A or An is usually decided by whether you pronounce the beginning of the following word as a consonant or not. Does a word in parentheses count as ' following'? A (imaginary) point or An (imaginary) ...
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85 views

How to answer, how old is your baby?

My question is how to answer when somebody asks this question? Since my baby is 10 months, I just replied she is 10, and we laughed out loud. Then I said, of course, 10 months. What is the correct ...
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1answer
33 views

Take up doubts, a topic

When a teacher discusses something in the class, is it be okay to use "take up"? We'll take up this topic tomorrow. We'll take up X tomorrow. And about "doubts" and "queries": We'll take ...
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1answer
55 views

“Let's talk math/geography…” meaning

I was reading this article (linked below the sentence) when I came across this: First, let’s talk geography. -- Smithsonian Magazine I could get what it means but the grammar behind it is ...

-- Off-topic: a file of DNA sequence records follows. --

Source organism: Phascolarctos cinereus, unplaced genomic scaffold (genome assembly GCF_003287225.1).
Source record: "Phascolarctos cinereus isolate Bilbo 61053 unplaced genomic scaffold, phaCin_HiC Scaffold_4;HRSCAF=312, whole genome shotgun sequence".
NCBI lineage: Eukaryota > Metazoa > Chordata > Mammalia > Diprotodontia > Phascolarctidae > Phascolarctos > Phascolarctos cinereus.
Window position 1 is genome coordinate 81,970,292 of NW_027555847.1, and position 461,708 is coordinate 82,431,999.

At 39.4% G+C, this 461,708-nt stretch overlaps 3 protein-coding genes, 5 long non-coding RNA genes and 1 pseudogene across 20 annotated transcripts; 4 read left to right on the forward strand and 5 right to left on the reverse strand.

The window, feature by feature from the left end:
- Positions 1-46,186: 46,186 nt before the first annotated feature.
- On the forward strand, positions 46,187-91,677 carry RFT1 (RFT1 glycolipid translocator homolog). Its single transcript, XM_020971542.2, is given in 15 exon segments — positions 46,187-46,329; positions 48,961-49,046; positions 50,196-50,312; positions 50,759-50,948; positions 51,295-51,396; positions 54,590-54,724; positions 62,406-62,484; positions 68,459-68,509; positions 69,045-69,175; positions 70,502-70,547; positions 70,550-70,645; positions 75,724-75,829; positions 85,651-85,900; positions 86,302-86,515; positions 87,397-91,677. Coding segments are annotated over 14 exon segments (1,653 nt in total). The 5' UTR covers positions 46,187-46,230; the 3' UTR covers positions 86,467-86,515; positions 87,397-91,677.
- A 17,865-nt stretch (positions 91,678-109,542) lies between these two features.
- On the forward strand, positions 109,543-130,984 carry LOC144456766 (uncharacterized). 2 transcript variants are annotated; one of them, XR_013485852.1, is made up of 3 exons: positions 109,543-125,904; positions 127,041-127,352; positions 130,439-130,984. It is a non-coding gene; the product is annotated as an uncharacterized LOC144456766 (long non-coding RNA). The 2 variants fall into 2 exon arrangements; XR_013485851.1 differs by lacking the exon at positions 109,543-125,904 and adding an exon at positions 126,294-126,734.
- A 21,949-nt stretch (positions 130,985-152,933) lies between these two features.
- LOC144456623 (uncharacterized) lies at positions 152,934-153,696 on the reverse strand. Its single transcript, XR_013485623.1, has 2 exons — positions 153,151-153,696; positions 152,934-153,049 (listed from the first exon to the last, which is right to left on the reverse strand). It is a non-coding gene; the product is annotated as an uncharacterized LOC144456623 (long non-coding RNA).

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1answer
23 views

Can the word “help” be used as the example sentence below

Does "thanks for making me feel like it's a help" make sense ?
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38 views

How to ask someone for cycling?

I moved into a new apartment and don't have any friend in this apartment. I want to make new friends but don't know how to initiate the conversation. I thought asking someone for cycling would be good ...
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1answer
23 views

what does mean by lose your phone?

I was watching a series of video about English teaching, I heard a word like lose your phone, I am not sure that whether the word is right or not, thanks everyone for helping me. Does anyone say to ...